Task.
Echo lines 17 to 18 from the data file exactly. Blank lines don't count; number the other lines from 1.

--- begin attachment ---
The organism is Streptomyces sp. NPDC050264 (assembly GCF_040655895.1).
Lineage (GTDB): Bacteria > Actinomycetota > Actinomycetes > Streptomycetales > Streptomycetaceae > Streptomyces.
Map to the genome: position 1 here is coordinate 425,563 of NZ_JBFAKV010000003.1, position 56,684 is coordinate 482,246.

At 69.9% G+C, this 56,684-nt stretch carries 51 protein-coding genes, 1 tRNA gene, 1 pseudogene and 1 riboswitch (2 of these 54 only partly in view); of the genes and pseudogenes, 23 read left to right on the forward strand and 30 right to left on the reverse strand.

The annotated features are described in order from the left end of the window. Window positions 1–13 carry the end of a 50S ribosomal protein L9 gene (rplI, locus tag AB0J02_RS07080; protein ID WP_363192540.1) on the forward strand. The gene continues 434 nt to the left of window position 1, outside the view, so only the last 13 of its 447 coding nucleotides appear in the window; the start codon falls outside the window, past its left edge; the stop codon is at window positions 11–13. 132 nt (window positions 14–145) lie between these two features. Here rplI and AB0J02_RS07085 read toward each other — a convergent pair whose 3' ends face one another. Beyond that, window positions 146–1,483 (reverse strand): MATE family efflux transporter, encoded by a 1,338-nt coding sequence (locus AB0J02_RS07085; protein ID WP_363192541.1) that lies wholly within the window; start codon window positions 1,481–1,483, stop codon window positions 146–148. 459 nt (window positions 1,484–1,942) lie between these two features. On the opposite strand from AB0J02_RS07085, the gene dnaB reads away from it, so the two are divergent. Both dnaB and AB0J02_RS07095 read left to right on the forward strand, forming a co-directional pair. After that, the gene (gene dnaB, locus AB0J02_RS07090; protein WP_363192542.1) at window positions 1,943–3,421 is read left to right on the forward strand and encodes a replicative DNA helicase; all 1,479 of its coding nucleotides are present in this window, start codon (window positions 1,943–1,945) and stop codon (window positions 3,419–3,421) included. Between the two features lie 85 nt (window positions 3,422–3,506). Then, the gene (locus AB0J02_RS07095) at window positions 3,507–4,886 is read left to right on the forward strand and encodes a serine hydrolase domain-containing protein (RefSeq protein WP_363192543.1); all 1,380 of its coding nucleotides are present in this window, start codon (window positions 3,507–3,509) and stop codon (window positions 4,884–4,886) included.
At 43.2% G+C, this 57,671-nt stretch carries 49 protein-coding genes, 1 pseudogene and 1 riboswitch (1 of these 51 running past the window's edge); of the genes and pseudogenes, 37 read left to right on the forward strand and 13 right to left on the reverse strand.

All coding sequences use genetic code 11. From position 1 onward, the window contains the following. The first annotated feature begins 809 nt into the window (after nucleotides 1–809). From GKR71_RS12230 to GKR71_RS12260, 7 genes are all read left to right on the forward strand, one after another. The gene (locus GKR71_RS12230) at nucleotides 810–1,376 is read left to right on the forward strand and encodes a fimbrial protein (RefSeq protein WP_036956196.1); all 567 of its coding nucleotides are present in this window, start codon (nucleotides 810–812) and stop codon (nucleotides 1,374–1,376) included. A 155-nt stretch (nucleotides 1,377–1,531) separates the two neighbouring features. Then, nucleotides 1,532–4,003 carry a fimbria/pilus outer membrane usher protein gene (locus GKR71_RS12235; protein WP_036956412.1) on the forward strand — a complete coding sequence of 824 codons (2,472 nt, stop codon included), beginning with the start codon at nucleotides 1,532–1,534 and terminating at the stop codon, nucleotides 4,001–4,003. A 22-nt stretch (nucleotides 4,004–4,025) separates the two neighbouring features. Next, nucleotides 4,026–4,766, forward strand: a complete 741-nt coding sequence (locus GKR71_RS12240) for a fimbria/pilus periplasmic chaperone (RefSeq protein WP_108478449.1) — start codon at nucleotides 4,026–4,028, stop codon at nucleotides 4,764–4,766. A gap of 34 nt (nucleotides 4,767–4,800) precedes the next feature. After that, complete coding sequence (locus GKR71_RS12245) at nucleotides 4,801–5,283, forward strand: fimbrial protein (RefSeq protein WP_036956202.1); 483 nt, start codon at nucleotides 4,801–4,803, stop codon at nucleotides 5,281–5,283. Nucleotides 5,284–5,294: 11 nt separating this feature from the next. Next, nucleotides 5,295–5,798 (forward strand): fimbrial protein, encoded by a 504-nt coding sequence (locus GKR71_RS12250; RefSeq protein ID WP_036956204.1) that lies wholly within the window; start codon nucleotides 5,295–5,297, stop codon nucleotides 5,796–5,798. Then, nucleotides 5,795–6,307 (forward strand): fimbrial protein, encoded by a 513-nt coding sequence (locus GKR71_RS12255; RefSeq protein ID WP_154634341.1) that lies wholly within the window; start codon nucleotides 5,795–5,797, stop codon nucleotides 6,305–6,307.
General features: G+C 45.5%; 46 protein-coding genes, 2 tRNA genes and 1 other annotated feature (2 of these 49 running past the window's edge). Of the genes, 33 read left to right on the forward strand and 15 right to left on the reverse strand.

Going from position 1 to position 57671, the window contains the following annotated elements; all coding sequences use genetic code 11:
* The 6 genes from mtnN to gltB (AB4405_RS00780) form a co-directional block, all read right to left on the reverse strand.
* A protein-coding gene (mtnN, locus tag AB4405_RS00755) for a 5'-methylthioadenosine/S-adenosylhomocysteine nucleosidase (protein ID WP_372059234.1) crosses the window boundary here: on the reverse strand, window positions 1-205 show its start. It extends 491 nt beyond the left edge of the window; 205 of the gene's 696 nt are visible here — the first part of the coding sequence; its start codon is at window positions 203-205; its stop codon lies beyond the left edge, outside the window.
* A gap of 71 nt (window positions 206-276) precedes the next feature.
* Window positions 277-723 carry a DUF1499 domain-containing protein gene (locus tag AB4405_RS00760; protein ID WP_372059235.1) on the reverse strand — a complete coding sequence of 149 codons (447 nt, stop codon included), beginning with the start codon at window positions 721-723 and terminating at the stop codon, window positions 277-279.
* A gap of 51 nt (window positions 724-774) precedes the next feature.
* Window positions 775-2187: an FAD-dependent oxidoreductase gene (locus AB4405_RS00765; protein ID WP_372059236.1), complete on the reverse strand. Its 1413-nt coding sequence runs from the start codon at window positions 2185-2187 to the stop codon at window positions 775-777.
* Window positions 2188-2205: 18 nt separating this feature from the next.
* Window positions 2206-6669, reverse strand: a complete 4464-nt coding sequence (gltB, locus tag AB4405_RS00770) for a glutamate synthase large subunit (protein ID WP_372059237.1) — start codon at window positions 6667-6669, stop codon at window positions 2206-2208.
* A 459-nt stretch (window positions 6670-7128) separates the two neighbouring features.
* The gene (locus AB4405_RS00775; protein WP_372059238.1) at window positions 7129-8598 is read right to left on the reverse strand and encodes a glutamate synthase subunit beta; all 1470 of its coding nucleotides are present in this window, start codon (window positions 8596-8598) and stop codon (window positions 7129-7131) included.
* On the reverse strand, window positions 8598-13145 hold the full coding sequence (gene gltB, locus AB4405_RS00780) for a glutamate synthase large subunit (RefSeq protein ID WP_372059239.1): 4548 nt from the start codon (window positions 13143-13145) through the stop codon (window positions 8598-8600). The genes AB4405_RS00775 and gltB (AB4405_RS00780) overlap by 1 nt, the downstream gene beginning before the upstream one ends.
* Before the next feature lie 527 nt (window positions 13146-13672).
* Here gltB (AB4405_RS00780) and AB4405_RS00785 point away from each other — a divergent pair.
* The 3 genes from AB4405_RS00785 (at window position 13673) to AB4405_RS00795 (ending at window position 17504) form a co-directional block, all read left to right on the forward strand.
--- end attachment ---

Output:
* Window positions 2206-6669, reverse strand: a complete 4464-nt coding sequence (gltB, locus tag AB4405_RS00770) for a glutamate synthase large subunit (protein ID WP_372059237.1) — start codon at window positions 6667-6669, stop codon at window positions 2206-2208.
* A 459-nt stretch (window positions 6670-7128) separates the two neighbouring features.